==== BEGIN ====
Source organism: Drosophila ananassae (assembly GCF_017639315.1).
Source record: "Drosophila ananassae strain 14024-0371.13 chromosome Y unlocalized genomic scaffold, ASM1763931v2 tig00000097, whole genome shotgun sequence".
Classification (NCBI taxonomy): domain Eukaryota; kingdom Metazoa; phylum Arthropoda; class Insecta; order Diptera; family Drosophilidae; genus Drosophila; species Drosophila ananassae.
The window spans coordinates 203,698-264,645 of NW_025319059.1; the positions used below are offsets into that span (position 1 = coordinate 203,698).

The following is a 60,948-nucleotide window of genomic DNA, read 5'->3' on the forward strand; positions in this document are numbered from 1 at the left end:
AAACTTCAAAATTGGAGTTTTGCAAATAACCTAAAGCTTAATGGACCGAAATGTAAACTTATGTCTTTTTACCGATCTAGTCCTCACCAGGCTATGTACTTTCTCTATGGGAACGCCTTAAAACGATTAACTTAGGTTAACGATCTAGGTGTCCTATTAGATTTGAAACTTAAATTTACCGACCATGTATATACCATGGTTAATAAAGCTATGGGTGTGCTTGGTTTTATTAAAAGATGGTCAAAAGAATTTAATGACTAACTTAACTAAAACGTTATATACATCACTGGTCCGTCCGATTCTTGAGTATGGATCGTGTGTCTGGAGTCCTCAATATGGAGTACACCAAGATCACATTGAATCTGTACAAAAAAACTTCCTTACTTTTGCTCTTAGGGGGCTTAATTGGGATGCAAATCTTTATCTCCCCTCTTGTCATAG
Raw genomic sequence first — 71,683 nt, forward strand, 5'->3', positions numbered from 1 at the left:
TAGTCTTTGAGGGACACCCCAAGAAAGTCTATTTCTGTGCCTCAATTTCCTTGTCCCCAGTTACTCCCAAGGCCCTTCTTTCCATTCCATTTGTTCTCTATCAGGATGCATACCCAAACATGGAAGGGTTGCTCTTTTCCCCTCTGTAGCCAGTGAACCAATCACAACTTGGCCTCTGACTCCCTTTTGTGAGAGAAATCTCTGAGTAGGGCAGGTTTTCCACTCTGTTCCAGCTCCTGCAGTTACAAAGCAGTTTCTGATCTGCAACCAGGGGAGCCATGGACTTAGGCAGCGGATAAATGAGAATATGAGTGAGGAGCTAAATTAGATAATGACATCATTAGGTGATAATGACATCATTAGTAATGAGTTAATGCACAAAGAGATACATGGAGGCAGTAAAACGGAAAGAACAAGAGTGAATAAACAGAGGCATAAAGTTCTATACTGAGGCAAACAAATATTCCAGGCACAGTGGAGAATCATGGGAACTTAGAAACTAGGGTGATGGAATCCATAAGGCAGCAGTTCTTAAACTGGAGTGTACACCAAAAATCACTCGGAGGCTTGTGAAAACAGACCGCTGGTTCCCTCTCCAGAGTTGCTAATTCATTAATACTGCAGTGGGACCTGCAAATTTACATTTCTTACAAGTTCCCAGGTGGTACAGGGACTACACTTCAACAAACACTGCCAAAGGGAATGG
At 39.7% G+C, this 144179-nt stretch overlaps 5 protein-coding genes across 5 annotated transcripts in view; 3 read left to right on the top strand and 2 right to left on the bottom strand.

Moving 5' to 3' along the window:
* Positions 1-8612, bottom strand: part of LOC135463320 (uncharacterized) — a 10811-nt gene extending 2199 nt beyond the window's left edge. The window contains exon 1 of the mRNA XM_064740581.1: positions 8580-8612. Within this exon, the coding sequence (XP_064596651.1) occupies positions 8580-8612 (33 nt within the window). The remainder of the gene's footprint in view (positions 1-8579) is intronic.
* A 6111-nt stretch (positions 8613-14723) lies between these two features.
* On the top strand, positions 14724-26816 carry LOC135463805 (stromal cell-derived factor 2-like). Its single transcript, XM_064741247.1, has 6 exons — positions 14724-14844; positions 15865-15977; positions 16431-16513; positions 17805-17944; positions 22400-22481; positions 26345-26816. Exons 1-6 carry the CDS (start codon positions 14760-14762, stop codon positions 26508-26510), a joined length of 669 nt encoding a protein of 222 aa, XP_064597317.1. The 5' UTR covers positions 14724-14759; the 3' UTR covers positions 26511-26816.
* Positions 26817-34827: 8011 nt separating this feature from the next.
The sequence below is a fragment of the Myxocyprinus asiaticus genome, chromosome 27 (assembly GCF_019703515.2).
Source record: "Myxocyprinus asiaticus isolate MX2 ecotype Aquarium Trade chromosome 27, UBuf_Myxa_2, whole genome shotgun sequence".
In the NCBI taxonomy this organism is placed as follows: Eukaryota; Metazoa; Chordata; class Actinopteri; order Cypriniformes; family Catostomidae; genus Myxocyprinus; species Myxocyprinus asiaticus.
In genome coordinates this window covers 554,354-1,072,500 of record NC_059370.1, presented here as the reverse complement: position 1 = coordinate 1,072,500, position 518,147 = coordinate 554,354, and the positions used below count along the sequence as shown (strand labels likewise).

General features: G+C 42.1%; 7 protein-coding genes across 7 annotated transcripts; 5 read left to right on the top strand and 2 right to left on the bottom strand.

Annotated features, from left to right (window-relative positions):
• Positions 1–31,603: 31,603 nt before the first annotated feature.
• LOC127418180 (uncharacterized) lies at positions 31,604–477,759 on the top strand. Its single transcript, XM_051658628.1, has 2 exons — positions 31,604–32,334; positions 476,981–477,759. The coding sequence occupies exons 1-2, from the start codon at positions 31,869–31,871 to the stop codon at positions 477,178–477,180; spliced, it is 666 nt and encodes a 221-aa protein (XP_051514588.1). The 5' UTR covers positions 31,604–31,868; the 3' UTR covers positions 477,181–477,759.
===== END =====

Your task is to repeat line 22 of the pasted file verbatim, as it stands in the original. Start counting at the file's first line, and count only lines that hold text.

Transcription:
• LOC127418180 (uncharacterized) lies at positions 31,604–477,759 on the top strand. Its single transcript, XM_051658628.1, has 2 exons — positions 31,604–32,334; positions 476,981–477,759. The coding sequence occupies exons 1-2, from the start codon at positions 31,869–31,871 to the stop codon at positions 477,178–477,180; spliced, it is 666 nt and encodes a 221-aa protein (XP_051514588.1). The 5' UTR covers positions 31,604–31,868; the 3' UTR covers positions 477,181–477,759.